Tidelift Subscription Enhanced with Sonatype Integration
October 29, 2020
has integrated Sonatype's OSS Index data into the Tidelift Subscription to help
developers more quickly identify and remediate security vulnerabilities in open
source packages and libraries managed by Tidelift.
Over 92% of software applications today contain open source components and, due
to the economic downturn resulting from the global pandemic, 42% of
organizations are likely to accelerate their use of open source. Known
vulnerabilities in a library can increase risk of compromise despite a
development team's best efforts and intentions.
This integration enables Tidelift to more rapidly notify its subscribers of
cybersecurity issues present in their dependencies and also provides a
fast-track process for remediation through Tidelift's vast network of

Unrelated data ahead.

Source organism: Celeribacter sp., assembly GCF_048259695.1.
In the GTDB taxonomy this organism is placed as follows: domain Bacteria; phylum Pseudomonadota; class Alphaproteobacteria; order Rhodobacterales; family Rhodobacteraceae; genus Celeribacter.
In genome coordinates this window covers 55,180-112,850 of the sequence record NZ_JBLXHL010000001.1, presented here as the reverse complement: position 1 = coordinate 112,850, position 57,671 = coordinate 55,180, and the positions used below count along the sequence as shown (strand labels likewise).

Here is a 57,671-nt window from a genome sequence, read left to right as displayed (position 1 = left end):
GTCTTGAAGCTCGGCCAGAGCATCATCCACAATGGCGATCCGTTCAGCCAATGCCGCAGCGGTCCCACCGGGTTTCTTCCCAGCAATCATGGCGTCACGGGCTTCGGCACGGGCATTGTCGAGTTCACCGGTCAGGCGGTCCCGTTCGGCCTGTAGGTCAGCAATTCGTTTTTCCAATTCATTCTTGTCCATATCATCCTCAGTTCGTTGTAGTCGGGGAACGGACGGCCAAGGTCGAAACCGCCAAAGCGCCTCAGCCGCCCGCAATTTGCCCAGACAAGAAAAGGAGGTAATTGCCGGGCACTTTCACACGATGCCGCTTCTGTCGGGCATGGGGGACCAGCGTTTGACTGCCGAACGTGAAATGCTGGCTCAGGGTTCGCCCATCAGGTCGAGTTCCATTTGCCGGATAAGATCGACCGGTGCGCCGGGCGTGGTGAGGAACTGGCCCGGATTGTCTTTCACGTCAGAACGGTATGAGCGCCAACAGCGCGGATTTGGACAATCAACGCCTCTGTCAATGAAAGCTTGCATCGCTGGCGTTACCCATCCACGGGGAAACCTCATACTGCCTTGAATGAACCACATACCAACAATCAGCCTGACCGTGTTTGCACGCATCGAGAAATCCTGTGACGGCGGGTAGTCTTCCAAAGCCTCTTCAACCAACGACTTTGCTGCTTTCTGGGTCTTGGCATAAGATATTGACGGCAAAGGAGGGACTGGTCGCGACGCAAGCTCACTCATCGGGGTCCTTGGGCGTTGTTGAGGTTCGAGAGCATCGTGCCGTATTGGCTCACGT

Sonatype's OSS Index vulnerability data provides developers with foundational
vulnerability information and the ability to better identify and remediate
security risks for components managed by Tidelift. OSS Index contains aggregate
data from a variety of vulnerability information sources, including:
Common Vulnerabilities and Exposures (CVE) entries;
A growing list of public vulnerability sources;
a recent Tidelift survey, 58% of the respondents cited 'identifying and
resolving open source security vulnerabilities' as a key issue," said Matt
Rollender, Head of Partnerships, Tidelift. "Giving our customers access to
Sonatype's OSS Index vulnerability data through the Tidelift Subscription
directly addresses a key pain point for our growing client base."
"Adversaries are increasingly targeting vulnerabilities in open source
components," said Matt Howard, EVP, Sonatype. "We're thrilled that Tidelift sees
how much value our OSS Index data provides to its customers and is integrating
it into the Tidelift Subscription."
Tidelift subscribers have access to customizable catalogs of known-good,
among others. The platform integrates with CI/CD pipelines via several
mechanisms, offers bill of materials management, and is backed by a growing list
of maintainers who are compensated for the work they do to keep packages